In the Forest Innovation pilot, we challenged the need for a data-based decision support system that would improve forest value chain profitability, while safe-guarding environmental and social sustainability. At first, we reviewed existing technologies throughout the forest value chain – from the forest stand to the end-user product. Then, we determined whether there was a transparent data chain following the value-chain to detect the missing links. Next, we organised an online co-creation event “Forest Hack by Biobord” in which international teams developed innovative solutions for data flow and use in the forest value chain. The teams consisting of members from Finland, Norway, Poland, and Sweden came up with the idea on a digital forestry lab to enhance possibilities to obtain more detailed and accurate data from forest, and a joint data platform for more accurate data from forests for better tracing of material and product flows. The idea will be taken further in upcoming projects.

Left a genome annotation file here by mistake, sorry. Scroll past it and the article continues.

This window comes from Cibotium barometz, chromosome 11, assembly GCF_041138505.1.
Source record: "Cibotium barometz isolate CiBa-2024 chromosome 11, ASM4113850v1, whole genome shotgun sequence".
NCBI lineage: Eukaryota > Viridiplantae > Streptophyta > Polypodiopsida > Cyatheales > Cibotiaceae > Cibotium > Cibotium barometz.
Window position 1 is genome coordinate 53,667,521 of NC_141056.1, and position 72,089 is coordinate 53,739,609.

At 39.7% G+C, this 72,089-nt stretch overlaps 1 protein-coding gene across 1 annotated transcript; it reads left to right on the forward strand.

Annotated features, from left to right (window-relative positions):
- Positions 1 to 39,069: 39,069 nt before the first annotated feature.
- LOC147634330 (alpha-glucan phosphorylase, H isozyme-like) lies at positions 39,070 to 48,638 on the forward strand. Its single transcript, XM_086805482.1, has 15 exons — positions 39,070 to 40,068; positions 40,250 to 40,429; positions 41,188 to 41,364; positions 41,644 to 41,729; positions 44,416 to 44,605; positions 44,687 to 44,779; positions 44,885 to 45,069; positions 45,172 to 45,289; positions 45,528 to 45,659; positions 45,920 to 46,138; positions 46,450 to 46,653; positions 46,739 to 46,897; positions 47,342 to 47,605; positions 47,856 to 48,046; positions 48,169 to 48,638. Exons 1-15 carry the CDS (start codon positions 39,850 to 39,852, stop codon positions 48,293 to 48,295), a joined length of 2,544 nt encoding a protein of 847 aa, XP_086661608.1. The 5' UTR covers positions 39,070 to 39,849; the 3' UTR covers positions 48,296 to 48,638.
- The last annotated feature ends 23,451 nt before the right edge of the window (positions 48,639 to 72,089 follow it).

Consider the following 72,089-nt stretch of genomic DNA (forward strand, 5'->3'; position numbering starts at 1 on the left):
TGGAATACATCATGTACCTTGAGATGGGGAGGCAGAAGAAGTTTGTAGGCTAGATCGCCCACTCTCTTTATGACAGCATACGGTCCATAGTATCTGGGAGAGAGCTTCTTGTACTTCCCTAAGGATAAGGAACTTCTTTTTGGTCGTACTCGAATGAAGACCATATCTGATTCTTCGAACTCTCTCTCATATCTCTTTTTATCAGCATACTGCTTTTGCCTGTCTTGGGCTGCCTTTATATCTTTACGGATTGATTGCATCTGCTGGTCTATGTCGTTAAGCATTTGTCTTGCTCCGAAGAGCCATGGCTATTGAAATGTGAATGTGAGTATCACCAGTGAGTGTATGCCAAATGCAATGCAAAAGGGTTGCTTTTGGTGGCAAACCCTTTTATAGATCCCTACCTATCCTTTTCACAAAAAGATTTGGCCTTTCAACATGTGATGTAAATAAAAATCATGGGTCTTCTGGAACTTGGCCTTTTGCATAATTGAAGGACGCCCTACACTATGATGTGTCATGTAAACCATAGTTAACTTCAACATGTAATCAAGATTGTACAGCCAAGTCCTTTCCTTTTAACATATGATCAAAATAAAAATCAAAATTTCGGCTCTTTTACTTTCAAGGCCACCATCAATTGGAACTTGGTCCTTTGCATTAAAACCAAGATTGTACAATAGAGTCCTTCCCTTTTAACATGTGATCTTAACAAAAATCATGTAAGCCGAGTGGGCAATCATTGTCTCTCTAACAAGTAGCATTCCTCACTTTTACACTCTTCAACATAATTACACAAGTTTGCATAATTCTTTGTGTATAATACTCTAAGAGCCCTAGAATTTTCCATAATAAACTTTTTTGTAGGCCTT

In the Technology Innovation pilot, we explored how new technologies, such as drone-based remote sensing, can help improve the monitoring of wild animals and free-ranging livestock and their habitats. At first, the partners reviewed the existing capabilities of various remote sensing technologies and assessed their potential for wildlife monitoring. Then, they identified needs in every partner country to identify opportunities for the development of innovative, technology-based solutions. After that, we organised field demonstrations in Latvia, Finland and Norway to show the benefit of new technologies (drones, GPS collars, camera traps and biosensors) and to raise the stakeholders’ awareness and interest in our approach for monitoring wild animals and free-ranging livestock.